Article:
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Probability of fire-stopping precipitation events

Author(s): Donald J. Latham, Richard C. Rothermel
Year Published: 1993

Fire managers in the Northwestern United States are often confronted by the problem of determining when precipitation might stop an ongoing fire. The possibility that a useful probability for fire-stopping precipitation could be developed from historical weather records was investigated. Persons familiar with weather and fire behavior suggested a fire-stopping precipitation criterion of 'at least 0.5 inches of precipitation in 5 days or less.' Daily precipitation data from four fire weather stations for the period 1970 to 1985 were used to estimate the chance that the criterion would be satisfied by a specified date in the fire season. The Weibull probability distribution was found to be an excellent fit for the problem. The method of fitting the distribution to the data is described and results given for four weather stations in the Northern Rocky Mountains. This method can be applied to other 'fire-stopping' criteria using the same technique.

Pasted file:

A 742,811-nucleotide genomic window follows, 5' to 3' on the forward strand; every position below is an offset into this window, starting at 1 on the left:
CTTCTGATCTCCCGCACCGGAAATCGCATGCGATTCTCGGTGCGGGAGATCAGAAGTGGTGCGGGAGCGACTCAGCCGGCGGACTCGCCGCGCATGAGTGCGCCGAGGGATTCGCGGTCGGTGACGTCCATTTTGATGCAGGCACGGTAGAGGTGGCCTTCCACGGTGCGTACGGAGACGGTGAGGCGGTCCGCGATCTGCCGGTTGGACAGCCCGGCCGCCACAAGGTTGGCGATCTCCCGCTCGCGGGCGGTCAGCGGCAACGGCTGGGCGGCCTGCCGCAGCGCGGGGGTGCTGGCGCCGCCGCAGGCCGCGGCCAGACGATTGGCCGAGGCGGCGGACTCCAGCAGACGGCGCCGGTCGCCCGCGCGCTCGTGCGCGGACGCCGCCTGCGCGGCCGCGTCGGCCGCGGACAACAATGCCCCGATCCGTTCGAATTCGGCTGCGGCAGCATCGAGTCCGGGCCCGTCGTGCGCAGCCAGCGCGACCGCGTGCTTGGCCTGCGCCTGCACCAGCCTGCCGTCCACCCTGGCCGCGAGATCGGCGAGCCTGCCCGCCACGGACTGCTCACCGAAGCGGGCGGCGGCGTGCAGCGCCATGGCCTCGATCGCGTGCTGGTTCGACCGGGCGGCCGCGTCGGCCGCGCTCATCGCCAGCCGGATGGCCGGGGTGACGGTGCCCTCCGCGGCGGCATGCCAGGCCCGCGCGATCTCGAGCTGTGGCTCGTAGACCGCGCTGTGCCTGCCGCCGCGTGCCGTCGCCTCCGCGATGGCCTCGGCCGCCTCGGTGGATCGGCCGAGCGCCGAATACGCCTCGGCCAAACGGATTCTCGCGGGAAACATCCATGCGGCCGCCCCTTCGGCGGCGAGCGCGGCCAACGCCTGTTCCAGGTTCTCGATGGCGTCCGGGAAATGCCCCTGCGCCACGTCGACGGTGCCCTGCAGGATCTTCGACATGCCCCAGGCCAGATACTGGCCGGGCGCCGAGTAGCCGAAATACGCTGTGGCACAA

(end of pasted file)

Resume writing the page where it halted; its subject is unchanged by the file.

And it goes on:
Citation: Latham, Don J.; Rothermel, Richard C. 1993. Probability of fire-stopping precipitation events. Res. Note INT-RN-400. Ogden, UT: USDA Forest Service, Intermountain Research Station. 8 p.
Topic(s): Fire Behavior, Weather
Ecosystem(s): None
Document Type: Research Brief or Fact Sheet
NRFSN number: 11933
FRAMES RCS number: 14039
Record updated: May 16, 2018